Second, we need to change, but our own perverse thoughts and debilitated strength cannot change us; in fact, they cannot even help us see a need to change.  As strange as it may seem, not even the Law of God can change us, — it can help us see our need, but it cannot change us.  On our own, no matter how hard we try, we cannot truly obey any of God’s Laws.  Worldly philosophies will pull us in the opposite direction, and God’s Law without the Gospel of Christ will leave us hanging by a thread above the flames of hell.

Third, the good news is that we can be changed by the Gospel of Christ.  Because of his encounter with the Risen Christ, Paul went from persecutor to preacher.  Through Ananias, Paul was baptized and was redeemed by God, just as in baptism, we went from enemies of God to children of God.  What we heard from the Gospel changed us.

We heard that Jesus’ death on the cross is ours!  We heard that the forgiveness Jesus earned when He died is ours!  We heard that the resurrection of Jesus from the tomb is ours!  That changes everything!

According to our text, People marveled and glorified God because of the change in Paul.  Paul’s change showed God’s glory by revealing the power of His Word to change hearts.  Paul’s mission glorified God as he brought countless new souls to receive God’s gifts and worship Him for eternity.

Likewise, people will marvel and glorify God as He changes us.  Our change brings God glory, — when we live and walk with Him.

When I went off to college to become a humanities and fine arts major and listened to man-made philosophies and ideologies, I rejected Christ and my Christian upbringing, and even left the church.  It didn’t take long before I realized I needed to change, but I listened to the voices of the Lucys in my life, telling me, “You can’t change, Why should you change, You’re too far gone to change.”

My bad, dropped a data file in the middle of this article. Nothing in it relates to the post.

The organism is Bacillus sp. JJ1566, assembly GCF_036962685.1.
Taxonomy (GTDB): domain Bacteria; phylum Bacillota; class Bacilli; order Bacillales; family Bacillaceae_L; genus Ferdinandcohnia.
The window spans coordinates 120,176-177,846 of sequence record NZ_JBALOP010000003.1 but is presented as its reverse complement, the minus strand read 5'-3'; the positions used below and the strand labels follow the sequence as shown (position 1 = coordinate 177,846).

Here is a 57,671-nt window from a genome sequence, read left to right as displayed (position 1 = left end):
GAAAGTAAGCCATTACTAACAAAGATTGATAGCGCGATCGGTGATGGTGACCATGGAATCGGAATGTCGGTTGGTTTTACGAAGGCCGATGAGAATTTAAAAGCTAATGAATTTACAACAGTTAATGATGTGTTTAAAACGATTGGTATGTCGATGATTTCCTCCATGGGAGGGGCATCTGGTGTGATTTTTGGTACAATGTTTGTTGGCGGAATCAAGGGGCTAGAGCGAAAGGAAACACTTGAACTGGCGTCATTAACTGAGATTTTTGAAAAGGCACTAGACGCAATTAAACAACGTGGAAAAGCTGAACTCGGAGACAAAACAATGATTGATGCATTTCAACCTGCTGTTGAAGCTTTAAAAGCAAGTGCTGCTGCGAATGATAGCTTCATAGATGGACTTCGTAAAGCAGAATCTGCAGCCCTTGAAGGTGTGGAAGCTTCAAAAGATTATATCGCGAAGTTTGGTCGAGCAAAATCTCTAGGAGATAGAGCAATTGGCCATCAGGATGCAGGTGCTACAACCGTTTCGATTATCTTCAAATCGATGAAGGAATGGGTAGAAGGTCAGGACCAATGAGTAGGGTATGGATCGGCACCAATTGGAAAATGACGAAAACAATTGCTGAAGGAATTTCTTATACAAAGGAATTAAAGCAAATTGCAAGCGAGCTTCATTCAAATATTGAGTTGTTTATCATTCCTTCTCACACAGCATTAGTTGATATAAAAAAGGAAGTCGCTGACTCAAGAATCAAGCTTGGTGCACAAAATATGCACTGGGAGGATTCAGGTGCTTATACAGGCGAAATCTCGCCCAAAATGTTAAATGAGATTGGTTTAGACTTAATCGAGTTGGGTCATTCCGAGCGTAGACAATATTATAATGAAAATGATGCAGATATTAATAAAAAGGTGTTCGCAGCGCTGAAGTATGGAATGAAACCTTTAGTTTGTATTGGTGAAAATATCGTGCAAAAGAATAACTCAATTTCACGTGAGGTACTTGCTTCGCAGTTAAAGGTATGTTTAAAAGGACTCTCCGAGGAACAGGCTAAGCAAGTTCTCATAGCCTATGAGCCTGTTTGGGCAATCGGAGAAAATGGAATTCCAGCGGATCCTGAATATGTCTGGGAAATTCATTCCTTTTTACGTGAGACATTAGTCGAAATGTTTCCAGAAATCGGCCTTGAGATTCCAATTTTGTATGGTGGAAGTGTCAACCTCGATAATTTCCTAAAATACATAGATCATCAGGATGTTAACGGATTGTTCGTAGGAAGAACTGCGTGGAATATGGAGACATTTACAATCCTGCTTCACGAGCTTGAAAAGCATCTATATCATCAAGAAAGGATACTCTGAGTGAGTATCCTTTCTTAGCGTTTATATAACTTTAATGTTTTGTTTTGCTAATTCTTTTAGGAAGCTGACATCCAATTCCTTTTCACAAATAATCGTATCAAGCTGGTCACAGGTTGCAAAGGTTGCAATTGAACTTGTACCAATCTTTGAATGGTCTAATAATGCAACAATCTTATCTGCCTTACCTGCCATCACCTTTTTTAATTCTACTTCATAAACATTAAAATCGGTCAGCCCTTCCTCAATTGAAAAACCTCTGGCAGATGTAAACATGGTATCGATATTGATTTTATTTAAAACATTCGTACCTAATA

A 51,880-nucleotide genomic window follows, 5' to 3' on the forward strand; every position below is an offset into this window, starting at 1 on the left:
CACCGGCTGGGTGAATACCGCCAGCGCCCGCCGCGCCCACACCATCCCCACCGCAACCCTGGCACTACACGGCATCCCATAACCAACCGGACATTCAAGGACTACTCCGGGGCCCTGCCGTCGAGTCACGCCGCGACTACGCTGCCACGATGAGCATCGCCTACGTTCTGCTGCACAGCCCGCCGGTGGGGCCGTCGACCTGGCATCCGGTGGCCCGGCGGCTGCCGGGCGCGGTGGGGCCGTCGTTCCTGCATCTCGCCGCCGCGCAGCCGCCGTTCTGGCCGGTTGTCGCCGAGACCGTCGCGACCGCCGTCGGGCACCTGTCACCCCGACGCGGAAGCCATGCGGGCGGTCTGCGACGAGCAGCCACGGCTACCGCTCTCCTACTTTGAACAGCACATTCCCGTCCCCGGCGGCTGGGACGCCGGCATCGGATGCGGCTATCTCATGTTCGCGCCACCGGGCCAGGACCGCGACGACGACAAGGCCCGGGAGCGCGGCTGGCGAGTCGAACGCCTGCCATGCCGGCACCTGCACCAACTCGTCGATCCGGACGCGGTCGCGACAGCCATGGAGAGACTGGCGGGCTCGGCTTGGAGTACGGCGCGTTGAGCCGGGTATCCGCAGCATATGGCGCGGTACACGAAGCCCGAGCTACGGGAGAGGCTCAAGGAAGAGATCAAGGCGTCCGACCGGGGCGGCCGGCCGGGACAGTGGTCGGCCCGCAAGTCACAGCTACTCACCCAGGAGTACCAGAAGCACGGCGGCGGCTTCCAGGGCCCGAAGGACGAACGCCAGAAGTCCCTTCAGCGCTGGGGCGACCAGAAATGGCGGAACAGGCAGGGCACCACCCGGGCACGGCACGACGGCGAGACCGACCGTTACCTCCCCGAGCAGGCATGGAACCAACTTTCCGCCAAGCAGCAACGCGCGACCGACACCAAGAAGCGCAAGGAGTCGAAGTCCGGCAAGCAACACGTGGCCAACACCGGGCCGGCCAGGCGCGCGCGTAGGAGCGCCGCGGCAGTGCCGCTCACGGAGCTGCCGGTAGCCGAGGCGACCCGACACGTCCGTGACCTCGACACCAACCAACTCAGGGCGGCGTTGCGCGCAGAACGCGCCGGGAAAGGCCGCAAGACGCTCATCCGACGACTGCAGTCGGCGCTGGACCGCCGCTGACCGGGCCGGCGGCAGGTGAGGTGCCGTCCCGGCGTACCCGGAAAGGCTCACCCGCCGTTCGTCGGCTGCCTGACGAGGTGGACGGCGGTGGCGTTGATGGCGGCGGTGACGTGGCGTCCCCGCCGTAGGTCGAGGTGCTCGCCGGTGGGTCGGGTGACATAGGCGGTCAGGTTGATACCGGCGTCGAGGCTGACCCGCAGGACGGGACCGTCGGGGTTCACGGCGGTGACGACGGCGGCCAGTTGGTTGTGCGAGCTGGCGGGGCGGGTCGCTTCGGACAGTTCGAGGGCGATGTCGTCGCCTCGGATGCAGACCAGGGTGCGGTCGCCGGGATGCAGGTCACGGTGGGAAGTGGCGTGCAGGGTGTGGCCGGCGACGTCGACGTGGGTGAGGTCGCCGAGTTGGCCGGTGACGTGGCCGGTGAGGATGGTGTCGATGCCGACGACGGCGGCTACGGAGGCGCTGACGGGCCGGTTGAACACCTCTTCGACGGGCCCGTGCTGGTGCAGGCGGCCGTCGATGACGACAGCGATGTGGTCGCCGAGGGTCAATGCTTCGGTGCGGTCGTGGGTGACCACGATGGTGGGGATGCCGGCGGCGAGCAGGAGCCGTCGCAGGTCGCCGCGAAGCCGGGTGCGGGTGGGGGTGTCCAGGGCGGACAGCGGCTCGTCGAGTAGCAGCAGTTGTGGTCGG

“OK,” I said to myself, “I’ll just be wishy-washy, — like Charlie Brown, wishy one day and washy the next.”  But God doesn’t take wishy-washy for an answer.  To make a long story short, God intervened, and I went from “Don’t-Want-to-Change,” to “Need-to-Change,” to “Can’t Change,” to “Standing-Here-in-the-Pulpit-Preaching.”

God moves in His own way and on His own timetable.  But nothing is impossible with God.

Most of you have undergone that change, and by your redemption you are serving and glorifying God.  But today’s message is important for you, because it reassures you that nothing is impossible with God – whether it’s that son of yours who has wandered far from his Godly upbringing, or that brother who is near death and thumbs his nose at God, or your neighbors who think the Gospel is a fairytale, or the leaders of our Nation who lead us into sin!  Impossible to change?  Not with God.  Not with God.  Amen.

The peace of God which passes all understanding, keep your hearts and minds through Christ Jesus.